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We have a product built on CentOS 4 32-bit Linux that runs unmodified on 32- and 64-bit CentOS/RHEL 4 and 5 and SLES 10. It also runs unmodified on SLES 9 64-bit. [SLES 9 32-bit requires a different libstdc++.

The name of the main binary executable is 'flume'

Yesterday we tried to put this on 64-bit Ubuntu 10 and, even though the file is there and the right size, we get:

-bash: ./flume: No such file or directory

file flume shows it to be a 32-bit ELF (can't remember the exact output and the system is on an isolated network)

If put into /usr/local/bin, then which flume /usr/local/bin/flume

I did not try ldd flume yet.

I now suspect that some library is not there.

This is a profoundly unhelpful message and one I have never seen before.

Is this peculiar to Ubuntu or perhaps just to this installation.

We gave up and moved to a RHEL 4 system and everything is fine. But I sure would like to know what causes this.

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Does strace ./flume accomplish anything -- maybe give you some more data to work with? – Kyle Brandt Jul 13 '10 at 11:50
definitely try ldd. – gtirloni Jul 13 '10 at 13:19
up vote 9 down vote accepted

You can get this message if flume exists but its “loader” doesn't exist, where

  • the loader of a native executable is its dynamic loader, for example /lib/;
  • the loader of a script is the program mentioned on its shebang line, e.g., /bin/sh if the script begins with #!/bin/sh.

In your case, it looks like you don't have the 32-bit dynamic loader installed on the 64-bit Ubuntu system. It's in the libc6-i386 package.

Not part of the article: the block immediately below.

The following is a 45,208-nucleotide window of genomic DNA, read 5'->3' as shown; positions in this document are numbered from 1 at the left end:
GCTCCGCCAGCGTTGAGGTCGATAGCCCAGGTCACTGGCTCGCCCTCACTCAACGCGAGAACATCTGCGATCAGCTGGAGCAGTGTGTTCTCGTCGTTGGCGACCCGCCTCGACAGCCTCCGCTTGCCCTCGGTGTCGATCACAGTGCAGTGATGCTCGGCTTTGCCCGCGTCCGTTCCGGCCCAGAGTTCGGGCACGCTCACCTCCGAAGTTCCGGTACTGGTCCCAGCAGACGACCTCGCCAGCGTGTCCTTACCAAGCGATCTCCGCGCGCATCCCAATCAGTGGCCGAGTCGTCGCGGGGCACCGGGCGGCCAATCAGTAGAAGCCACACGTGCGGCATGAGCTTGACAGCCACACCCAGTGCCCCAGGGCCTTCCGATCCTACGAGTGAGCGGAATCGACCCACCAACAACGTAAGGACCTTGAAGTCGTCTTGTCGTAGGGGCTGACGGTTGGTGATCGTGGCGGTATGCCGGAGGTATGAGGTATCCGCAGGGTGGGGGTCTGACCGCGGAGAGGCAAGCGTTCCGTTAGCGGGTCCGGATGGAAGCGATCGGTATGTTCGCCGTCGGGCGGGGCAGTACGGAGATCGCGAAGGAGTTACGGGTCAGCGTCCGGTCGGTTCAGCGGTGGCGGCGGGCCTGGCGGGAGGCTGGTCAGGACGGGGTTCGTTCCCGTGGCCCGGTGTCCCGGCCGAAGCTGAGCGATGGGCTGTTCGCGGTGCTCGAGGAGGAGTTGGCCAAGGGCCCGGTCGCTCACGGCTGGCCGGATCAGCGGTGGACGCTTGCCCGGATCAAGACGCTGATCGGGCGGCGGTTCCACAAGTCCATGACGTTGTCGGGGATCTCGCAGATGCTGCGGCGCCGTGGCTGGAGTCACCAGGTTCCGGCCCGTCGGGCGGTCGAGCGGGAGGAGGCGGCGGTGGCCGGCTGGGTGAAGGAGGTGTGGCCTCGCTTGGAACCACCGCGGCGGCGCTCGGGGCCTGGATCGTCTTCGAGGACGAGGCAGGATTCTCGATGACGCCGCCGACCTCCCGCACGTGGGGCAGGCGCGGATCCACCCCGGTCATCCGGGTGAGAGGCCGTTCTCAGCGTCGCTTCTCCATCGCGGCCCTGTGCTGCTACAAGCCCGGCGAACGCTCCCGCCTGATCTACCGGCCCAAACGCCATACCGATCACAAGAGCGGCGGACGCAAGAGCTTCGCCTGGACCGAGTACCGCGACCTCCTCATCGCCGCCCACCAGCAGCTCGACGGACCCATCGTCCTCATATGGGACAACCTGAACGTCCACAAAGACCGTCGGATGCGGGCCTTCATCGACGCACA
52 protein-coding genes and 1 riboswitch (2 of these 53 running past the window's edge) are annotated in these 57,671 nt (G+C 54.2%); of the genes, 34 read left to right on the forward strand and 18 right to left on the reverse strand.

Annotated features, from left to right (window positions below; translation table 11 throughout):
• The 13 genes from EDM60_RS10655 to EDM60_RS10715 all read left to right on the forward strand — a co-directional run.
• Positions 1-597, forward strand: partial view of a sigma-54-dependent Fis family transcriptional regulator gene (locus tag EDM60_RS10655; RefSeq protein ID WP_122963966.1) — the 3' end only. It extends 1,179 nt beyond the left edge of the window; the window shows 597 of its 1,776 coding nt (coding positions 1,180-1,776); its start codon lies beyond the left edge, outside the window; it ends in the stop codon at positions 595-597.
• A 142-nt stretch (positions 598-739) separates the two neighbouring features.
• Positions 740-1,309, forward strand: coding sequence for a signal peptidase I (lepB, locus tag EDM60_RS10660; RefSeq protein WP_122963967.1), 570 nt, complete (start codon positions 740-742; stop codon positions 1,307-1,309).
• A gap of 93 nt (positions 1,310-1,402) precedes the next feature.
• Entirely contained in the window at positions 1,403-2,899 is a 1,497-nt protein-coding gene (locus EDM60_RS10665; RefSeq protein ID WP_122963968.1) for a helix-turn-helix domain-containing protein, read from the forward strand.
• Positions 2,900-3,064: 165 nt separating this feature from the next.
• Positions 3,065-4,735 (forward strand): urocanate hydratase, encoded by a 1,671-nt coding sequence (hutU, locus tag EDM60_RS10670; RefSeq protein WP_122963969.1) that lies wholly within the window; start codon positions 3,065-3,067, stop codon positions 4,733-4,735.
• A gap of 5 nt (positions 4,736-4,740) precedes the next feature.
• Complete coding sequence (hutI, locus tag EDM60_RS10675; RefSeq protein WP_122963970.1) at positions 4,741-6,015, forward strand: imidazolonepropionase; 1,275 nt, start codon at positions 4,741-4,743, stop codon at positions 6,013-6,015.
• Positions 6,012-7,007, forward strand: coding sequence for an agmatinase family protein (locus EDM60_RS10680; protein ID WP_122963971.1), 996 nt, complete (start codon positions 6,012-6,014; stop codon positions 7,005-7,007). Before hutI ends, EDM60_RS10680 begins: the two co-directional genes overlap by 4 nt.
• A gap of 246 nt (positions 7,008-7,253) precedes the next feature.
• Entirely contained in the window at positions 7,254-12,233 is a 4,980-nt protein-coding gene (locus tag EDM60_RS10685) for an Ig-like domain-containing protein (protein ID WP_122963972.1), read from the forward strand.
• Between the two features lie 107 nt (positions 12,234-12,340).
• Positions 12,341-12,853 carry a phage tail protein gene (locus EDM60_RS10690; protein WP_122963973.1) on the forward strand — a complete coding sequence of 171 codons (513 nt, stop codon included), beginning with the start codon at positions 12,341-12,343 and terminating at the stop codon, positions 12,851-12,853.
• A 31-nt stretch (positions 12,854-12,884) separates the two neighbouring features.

strings ./flume | head -n 1 will display the path to the dynamic loader that flume requires. This is one of those rare cases where strace ./flume is completely unhelpful.

I consider this situation to be Unix's most misleading error message. Unfortunately fixing it would be hard: the kernel can only report a numeric error code to the caller of the program, so it only has room for “command not found” and not for the name of the loader it's looking for.

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Did you try to give execute rights to the file?

chmod +x ./flume 
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That would give "Permission denied" instead of "No such file or directory" – basvdlei Jul 13 '10 at 11:23
Yep, you are right. – Sven Jul 13 '10 at 11:39
Sorry, I should have made clear that the mode bits showed as executable - i.e., chmod +x flume was done at the very beginning. I also checked with lsattr to see if anything was funny there but that was OK too. I have not had a chance to try ldd or strace because the server room had an air conditioning failure and everything is powered off! – lcbrevard Jul 13 '10 at 15:06

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